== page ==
Spoken Word, Written Word: Rethinking the Representation of Speech in Literature
This article traces the representation of speech in contemporary American poetry through three stages: (1) New York poetry, with its drive toward the “natural,” the actual act of speaking, here represented by Frank O’Hara’s “Lana Turner Has Collapsed!”; (2) Language poetry, in which citations, taken from multiplex sources, jostle with the lyric speaker’s own speech forms in a collage composition, here represented by Charles Bernstein’s “Lives of the Toll Takers”; and (3) Conceptualist poetry, where the entire composition is taken from external sources, but structure is created by deletion and rearrangement, here represented by Kenneth Goldsmith’s “World Trade Center.” Goldsmith carries the representation of speech to a kind of writing degree zero, but recent poets are also devising Conceptualist forms that reinvent the lyric; my example here is Craig Dworkin’s Pine-Woods Notebook, which I call a Conceptualist lyric in its use of cited words and phrases for personal ends.
The essay takes as its starting point the observation that contemporary legal mechanisms and cultural institutions confront mass atrocity by turning to multiple acts of storytelling by the survivors. As I show, judicial tribunals, truth commissions, museums, historical archives, and film and literature have replaced the once-singular, authoritative voice of the Storyteller with a choir comprising a multitude of narrators and narratives of survival. Focusing on two historic legal processes in which survivors’ storytelling played a key role, the Eichmann trial (1961) and the South African Truth and Reconciliation Commission (1995), I explore the underlying condition of plurality and its ethical implications from a joint perspective of law and the humanities.
What kind of home has poetry provided for code-switching over the course of the last hundred years? Given that speech and literary writing overlap but are distinct from one another, how should we think about the code-switching that’s particular to poetry? What can we learn from the analysis of poetry about code-switching, and from the analysis of code-switching about poetry? These are among the impossibly large questions I broach in this essay, exploring an understudied aspect of poetry’s transnationalism, with a focus on mixed anglophone examples. I argue that code-switching in poetry often points in two opposite directions at once: by virtue of breaking with monologic literariness, it heightens poetry’s speech-effect, its seeming orality; and yet by virtue of its pattern-rich code-stitching, it also signals poetry’s literariness, its bending back of reference on to itself, its insistence on the verbal materiality and sonic textures that resonate even across languages.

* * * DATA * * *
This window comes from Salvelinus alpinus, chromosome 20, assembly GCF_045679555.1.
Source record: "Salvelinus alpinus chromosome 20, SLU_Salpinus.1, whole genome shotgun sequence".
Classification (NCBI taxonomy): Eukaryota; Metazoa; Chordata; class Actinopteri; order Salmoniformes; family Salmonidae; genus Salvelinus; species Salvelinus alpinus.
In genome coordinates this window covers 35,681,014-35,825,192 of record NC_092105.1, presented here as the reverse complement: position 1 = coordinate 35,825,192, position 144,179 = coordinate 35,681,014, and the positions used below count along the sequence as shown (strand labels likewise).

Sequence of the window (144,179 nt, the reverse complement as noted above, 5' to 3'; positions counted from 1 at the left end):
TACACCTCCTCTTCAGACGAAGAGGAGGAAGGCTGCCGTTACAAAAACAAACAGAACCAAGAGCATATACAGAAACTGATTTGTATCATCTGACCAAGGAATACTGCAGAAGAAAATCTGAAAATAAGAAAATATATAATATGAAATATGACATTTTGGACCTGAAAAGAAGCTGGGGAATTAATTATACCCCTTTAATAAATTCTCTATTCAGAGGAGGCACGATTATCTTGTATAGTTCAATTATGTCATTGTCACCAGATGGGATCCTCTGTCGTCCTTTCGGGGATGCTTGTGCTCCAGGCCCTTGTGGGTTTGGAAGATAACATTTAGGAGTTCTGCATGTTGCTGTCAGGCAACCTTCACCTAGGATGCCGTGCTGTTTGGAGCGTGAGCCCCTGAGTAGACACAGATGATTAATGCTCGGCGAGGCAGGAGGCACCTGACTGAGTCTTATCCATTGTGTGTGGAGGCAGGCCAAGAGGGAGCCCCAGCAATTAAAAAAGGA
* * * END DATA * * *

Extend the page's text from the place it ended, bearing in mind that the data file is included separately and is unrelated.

One of the distinctive features of multilingual Jewish cultures is the interpretation of a sacred Hebrew signifier by its phonic identity or proximity to a signifier in another language. This essay demonstrates the cultural creativity that might inhere in such “mistakes,” providing examples from three different periods—rabbinic, Hebrew-Yiddish European culture, and modern Israeli Hebrew.
This essay aims to draw a Jewish countergenealogy to the one traced in Michel Foucault’s famous History of Sexuality, volume 1, to account for Jewish-Christian tensions unexplored within Foucault’s history. Foucault suggests a connection between Christian pastoral confession and the imperative to tell “everything concerning … sex” in psychoanalysis; this essay argues that the outsider status of Jews in relation to this imperative helps account for the distinctively Jewish contributions to the discourse around sex in the modern West.
Howard Jacobson’s The Finkler Question examines anti-Semitism in the contemporary United Kingdom, in particular Jewish life besieged by anti-Zionist antagonists. More specifically, the novel, with satire and gallows humor, explores the specific character of a postmodern anti-Semitism. In a society of fluid identities and self-reinvention, archaic prejudices reassert themselves tenaciously, and Jacobson explores possible Jewish responses to this predicament.
The article examines survival and its place as a form of language dominating life in the camp in Primo Levi’s account. Such a focus on the nature of survival as a mechanism of the camp reveals the disintegration of the friend/enemy distinction and opens ambivalent ground between the survivor and the victim. The language of survival determines that all are an enemy of all under conditions of deprivation, scarcity, and violence unimagined by theory. The result is an inability of language to fully represent the experience of the camp, in which all meaning is warped by the gravity of survival. One of Levi’s great achievements as a writer is shown to be the creation of a coded layer of the text that allows access through interpretation to this dark side of experience and the inability to contain it in everyday language. Figurative reading and the language of commerce are shown to be ways to overcome the distance between the language of survival and the language of everyday. The camp’s economy of survival is so close to the normal, everyday commerce that we practice that some harsh realizations about the persistence of the camp in the postwar world are inevitable.
Dibur is made possible by a grant from:
- The Israel Institute
- The Stanford Initiative for Religious and Ethnic Understanding and Coexistence, supported by the President's Fund, the Center for Comparative Studies in Race and Ethnicity, Religious Studies
- The Taube Center for Jewish Studies
- Jewish Community Federation's Newhouse Fund
- The School of Humanities and Sciences, Stanford University
- Stuart R. Epstein, California